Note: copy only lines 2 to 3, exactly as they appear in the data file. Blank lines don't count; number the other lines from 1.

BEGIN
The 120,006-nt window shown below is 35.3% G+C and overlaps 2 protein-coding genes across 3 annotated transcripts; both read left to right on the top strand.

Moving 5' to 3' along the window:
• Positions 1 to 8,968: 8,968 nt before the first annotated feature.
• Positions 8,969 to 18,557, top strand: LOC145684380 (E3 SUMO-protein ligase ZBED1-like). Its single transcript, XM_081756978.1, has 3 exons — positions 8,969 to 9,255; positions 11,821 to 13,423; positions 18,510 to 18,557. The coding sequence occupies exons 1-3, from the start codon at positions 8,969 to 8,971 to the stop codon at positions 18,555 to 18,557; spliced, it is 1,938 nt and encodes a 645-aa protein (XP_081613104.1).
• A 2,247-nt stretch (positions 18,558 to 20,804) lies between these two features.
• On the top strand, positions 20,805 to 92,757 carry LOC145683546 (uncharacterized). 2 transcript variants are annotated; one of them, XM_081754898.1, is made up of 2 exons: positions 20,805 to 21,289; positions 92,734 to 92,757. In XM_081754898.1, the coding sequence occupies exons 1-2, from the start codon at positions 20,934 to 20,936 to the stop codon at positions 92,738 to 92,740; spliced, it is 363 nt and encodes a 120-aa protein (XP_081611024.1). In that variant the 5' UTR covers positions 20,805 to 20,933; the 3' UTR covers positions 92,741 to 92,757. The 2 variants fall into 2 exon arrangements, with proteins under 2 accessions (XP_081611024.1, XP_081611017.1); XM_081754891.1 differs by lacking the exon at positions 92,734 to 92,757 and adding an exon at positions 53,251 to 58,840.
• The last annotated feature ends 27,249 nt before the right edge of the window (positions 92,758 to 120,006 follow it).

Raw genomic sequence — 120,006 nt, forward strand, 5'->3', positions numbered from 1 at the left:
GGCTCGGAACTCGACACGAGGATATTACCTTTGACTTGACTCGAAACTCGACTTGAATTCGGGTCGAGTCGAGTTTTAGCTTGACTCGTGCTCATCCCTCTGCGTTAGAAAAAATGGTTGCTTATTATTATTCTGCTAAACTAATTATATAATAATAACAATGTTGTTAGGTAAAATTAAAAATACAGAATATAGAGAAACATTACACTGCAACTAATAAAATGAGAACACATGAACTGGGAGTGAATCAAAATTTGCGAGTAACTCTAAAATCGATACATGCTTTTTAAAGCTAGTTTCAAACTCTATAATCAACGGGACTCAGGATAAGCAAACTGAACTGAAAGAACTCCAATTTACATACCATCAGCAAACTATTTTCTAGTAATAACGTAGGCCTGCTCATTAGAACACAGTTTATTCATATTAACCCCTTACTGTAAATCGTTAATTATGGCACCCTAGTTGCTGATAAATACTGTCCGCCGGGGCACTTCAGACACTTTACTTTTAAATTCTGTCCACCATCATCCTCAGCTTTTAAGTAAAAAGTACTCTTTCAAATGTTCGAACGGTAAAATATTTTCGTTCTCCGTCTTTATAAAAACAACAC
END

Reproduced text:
Moving 5' to 3' along the window:
• Positions 1 to 8,968: 8,968 nt before the first annotated feature.